Aviron has obtained exclusive rights to a patent coveringmethods of production and composition of matter relating togenetically engineered herpes simplex virus (HSV) that is usedas a vector for expression of foreign genes. The Burlingame,Calif., company licensed U.S. Patent No. 5,288,641 from ArchDevelopment Corp., the technology transfer arm of theUniversity of Chicago.
The inventor of the patent, which was issued Tuesday, isBernard Roizman, a founding scientific adviser of Aviron and aprofessor in the departments of molecular genetics & cellbiology and biochemistry & molecular biology at the Universityof Chicago. Because HSV can infect neurons and expressproteins from foreign genes incorporated into its own DNA,Aviron believes, the use of HSV as a vector may be particularlyuseful in delivering proteins to the brain. An HSV vector mayultimately be used in the treatment of cancer, neurologicaldiseases and genetic disorders, said Leighton Read, Aviron'schairman and chief executive officer.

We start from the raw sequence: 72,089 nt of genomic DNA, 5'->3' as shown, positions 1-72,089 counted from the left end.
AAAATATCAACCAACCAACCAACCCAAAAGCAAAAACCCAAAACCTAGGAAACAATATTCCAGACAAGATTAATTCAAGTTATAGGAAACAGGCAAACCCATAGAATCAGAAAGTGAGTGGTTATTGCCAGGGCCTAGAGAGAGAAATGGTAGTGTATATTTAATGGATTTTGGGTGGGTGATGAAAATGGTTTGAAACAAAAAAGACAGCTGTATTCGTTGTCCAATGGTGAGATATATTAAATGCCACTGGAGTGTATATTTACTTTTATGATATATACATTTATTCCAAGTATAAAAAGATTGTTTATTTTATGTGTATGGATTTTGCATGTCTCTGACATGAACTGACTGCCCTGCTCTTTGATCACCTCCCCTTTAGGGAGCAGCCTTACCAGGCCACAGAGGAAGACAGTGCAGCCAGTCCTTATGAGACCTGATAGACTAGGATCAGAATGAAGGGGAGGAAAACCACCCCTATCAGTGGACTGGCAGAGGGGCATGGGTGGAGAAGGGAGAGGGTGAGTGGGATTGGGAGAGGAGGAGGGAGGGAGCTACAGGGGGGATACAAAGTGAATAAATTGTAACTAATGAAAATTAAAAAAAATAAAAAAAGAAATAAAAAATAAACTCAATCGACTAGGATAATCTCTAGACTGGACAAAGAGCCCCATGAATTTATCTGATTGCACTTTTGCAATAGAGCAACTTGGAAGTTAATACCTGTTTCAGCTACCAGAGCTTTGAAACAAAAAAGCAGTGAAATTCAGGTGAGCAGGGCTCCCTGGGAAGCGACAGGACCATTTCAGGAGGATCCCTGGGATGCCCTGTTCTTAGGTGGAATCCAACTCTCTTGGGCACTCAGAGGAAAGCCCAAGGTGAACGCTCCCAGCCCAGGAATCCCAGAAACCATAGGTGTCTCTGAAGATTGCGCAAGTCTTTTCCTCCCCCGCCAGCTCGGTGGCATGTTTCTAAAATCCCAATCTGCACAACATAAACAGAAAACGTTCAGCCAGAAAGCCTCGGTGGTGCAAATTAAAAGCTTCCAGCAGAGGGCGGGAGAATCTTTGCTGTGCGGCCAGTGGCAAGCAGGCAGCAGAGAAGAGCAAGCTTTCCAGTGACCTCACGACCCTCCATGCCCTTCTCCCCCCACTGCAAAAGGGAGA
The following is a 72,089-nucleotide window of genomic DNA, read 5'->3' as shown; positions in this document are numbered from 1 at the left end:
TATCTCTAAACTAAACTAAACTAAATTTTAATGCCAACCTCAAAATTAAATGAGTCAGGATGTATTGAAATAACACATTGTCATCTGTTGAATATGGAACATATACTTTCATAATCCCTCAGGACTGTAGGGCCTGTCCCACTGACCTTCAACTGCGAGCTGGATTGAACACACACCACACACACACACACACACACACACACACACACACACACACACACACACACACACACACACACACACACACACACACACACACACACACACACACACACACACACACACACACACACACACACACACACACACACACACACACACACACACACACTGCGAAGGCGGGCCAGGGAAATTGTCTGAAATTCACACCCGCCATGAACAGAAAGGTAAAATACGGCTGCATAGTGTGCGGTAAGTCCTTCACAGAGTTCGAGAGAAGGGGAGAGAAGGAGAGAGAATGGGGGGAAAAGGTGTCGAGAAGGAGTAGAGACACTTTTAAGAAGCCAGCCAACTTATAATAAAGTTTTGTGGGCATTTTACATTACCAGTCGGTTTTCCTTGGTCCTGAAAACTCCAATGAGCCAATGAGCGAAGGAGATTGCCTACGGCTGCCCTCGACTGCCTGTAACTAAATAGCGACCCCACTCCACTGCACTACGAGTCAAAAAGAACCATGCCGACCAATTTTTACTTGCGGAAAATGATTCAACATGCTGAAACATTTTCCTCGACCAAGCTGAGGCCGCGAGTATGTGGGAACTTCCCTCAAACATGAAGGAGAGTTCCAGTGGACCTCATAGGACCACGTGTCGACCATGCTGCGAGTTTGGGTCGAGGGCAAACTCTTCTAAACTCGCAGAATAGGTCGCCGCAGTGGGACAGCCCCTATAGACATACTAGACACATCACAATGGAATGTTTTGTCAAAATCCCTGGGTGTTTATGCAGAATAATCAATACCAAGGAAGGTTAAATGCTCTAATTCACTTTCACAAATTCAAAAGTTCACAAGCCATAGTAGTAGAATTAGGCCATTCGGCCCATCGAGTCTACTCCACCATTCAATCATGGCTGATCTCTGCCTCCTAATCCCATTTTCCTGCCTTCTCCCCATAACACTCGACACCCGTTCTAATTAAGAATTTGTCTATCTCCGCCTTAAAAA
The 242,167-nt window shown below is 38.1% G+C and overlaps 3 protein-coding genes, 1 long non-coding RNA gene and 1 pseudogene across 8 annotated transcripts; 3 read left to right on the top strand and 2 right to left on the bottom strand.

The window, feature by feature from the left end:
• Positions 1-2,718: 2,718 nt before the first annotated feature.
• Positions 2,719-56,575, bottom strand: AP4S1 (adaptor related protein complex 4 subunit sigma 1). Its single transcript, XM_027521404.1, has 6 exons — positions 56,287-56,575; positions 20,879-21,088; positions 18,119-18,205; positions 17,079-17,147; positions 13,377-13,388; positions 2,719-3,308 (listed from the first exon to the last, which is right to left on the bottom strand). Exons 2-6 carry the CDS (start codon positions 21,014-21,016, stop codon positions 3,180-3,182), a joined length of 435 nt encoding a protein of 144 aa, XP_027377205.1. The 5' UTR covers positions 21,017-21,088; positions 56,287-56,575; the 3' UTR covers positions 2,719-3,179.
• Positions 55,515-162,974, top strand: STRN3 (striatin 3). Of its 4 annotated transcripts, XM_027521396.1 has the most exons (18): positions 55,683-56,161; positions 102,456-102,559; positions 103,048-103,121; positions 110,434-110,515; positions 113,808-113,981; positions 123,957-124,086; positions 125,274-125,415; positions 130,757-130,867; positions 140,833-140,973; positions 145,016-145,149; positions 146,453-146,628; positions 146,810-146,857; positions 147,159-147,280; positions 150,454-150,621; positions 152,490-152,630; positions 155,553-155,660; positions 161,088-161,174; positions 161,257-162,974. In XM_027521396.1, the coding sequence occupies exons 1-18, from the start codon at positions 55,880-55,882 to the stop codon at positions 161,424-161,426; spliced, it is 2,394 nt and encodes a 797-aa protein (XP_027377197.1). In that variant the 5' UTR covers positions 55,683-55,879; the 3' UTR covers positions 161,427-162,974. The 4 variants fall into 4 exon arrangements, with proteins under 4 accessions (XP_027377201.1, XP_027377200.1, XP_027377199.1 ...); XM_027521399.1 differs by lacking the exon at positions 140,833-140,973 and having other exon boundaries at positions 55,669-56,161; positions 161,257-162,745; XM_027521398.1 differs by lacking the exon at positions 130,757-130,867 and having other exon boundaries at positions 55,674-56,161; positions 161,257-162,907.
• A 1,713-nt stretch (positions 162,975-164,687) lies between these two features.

Aviron said the patent includes 62 claims covering methods forproducing a desired protein by insertion of a foreign gene intoan HSV, infecting host cells and harvesting the resultingprotein. It also covers recombinant viral genomes of HSV,plasmids, methods of making recombinant HSV genomes,recombinant viruses and methods of obtaining recombinantviruses, Aviron said. A similar patent has already issued inseveral other countries, including the United Kingdom,Germany, France and Canada.
Privately held Aviron began operations in April 1992.
-- Karl A. Thiel Business Editor
(c) 1997 American Health Consultants. All rights reserved.